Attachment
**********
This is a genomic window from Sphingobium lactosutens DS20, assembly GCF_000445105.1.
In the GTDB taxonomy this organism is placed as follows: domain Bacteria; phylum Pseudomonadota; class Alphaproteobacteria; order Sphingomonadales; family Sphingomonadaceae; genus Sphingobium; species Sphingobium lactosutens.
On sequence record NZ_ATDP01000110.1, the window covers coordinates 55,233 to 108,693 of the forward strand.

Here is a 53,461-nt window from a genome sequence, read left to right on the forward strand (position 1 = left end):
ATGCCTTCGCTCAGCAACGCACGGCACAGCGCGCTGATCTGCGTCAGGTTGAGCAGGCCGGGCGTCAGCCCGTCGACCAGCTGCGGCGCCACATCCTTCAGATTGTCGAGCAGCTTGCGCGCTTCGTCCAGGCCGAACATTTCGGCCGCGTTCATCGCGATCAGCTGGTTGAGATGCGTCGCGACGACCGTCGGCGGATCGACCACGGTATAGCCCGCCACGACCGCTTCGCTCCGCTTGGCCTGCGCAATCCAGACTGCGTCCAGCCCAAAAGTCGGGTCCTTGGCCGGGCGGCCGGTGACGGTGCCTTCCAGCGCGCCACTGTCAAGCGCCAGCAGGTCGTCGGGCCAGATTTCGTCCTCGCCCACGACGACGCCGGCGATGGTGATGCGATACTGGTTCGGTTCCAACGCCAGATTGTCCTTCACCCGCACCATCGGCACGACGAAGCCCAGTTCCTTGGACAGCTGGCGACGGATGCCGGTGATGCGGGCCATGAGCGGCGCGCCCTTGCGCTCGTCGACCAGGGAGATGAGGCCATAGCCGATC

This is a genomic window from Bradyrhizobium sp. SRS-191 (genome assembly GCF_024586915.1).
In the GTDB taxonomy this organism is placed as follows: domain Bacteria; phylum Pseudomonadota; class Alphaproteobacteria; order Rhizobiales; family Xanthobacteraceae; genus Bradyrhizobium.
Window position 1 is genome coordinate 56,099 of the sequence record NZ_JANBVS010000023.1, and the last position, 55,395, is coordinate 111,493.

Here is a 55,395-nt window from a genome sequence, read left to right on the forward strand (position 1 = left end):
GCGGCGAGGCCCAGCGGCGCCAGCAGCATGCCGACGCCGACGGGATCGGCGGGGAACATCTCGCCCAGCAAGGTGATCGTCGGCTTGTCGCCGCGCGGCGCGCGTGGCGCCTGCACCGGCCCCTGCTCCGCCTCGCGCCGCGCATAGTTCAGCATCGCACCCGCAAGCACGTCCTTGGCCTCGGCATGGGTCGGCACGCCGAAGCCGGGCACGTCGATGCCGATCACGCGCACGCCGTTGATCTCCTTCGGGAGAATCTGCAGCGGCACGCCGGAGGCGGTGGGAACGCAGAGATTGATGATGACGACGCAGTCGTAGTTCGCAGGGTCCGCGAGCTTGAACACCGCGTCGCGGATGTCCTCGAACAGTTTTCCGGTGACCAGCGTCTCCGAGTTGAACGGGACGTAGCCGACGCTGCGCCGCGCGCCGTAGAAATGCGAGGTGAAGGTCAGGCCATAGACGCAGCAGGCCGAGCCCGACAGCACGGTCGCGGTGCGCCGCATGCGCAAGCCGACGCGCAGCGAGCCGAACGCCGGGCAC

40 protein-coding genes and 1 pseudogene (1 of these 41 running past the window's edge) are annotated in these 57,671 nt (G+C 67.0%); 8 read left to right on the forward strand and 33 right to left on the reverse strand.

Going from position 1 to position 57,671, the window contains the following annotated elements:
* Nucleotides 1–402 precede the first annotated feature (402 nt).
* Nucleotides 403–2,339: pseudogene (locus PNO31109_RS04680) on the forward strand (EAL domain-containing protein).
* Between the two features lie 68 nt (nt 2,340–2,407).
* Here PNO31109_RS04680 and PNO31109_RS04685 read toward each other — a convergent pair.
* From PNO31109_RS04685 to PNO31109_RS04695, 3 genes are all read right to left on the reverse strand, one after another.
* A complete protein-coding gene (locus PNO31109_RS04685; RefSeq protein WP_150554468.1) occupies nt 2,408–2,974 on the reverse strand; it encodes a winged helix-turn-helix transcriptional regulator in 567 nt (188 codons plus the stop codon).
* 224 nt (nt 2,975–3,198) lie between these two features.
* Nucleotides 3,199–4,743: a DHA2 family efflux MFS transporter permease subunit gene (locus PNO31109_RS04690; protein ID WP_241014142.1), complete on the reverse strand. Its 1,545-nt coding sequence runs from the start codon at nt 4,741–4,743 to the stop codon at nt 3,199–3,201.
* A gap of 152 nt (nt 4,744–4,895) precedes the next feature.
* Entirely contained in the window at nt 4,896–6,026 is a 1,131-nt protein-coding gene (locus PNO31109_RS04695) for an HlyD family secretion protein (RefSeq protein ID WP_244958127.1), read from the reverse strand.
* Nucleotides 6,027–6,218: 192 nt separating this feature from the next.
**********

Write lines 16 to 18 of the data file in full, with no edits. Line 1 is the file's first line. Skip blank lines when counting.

* Here PNO31109_RS04680 and PNO31109_RS04685 read toward each other — a convergent pair.
* From PNO31109_RS04685 to PNO31109_RS04695, 3 genes are all read right to left on the reverse strand, one after another.
* A complete protein-coding gene (locus PNO31109_RS04685; RefSeq protein WP_150554468.1) occupies nt 2,408–2,974 on the reverse strand; it encodes a winged helix-turn-helix transcriptional regulator in 567 nt (188 codons plus the stop codon).